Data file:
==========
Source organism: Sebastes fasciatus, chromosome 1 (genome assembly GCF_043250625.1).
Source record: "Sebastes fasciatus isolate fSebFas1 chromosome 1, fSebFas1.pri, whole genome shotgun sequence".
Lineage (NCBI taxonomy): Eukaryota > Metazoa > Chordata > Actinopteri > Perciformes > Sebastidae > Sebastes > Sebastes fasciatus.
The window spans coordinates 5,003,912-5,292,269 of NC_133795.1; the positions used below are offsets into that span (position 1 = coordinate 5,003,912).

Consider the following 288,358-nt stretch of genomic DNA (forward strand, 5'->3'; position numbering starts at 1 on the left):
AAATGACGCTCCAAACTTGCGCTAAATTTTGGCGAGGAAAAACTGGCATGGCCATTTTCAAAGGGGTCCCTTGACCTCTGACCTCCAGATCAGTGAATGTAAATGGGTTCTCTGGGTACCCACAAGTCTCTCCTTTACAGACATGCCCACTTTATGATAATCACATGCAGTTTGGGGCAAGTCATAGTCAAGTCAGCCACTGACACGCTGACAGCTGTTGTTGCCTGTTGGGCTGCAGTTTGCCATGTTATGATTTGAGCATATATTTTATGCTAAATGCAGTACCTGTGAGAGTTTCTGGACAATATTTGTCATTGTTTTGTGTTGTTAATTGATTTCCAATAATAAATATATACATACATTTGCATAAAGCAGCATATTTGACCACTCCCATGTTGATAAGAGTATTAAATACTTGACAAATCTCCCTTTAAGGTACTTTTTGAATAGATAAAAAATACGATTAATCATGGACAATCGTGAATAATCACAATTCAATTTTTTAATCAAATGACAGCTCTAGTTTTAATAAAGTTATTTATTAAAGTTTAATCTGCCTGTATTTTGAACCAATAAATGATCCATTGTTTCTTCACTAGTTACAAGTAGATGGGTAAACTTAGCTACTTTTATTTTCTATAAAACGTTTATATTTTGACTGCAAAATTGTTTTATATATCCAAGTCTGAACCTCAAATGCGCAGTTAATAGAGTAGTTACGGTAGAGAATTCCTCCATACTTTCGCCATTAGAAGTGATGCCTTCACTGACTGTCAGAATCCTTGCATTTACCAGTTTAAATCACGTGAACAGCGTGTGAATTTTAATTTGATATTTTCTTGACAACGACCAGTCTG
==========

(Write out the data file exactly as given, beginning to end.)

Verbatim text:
Source organism: Sebastes fasciatus, chromosome 1 (genome assembly GCF_043250625.1).
Source record: "Sebastes fasciatus isolate fSebFas1 chromosome 1, fSebFas1.pri, whole genome shotgun sequence".
Lineage (NCBI taxonomy): Eukaryota > Metazoa > Chordata > Actinopteri > Perciformes > Sebastidae > Sebastes > Sebastes fasciatus.
The window spans coordinates 5,003,912-5,292,269 of NC_133795.1; the positions used below are offsets into that span (position 1 = coordinate 5,003,912).

Consider the following 288,358-nt stretch of genomic DNA (forward strand, 5'->3'; position numbering starts at 1 on the left):
AAATGACGCTCCAAACTTGCGCTAAATTTTGGCGAGGAAAAACTGGCATGGCCATTTTCAAAGGGGTCCCTTGACCTCTGACCTCCAGATCAGTGAATGTAAATGGGTTCTCTGGGTACCCACAAGTCTCTCCTTTACAGACATGCCCACTTTATGATAATCACATGCAGTTTGGGGCAAGTCATAGTCAAGTCAGCCACTGACACGCTGACAGCTGTTGTTGCCTGTTGGGCTGCAGTTTGCCATGTTATGATTTGAGCATATATTTTATGCTAAATGCAGTACCTGTGAGAGTTTCTGGACAATATTTGTCATTGTTTTGTGTTGTTAATTGATTTCCAATAATAAATATATACATACATTTGCATAAAGCAGCATATTTGACCACTCCCATGTTGATAAGAGTATTAAATACTTGACAAATCTCCCTTTAAGGTACTTTTTGAATAGATAAAAAATACGATTAATCATGGACAATCGTGAATAATCACAATTCAATTTTTTAATCAAATGACAGCTCTAGTTTTAATAAAGTTATTTATTAAAGTTTAATCTGCCTGTATTTTGAACCAATAAATGATCCATTGTTTCTTCACTAGTTACAAGTAGATGGGTAAACTTAGCTACTTTTATTTTCTATAAAACGTTTATATTTTGACTGCAAAATTGTTTTATATATCCAAGTCTGAACCTCAAATGCGCAGTTAATAGAGTAGTTACGGTAGAGAATTCCTCCATACTTTCGCCATTAGAAGTGATGCCTTCACTGACTGTCAGAATCCTTGCATTTACCAGTTTAAATCACGTGAACAGCGTGTGAATTTTAATTTGATATTTTCTTGACAACGACCAGTCTG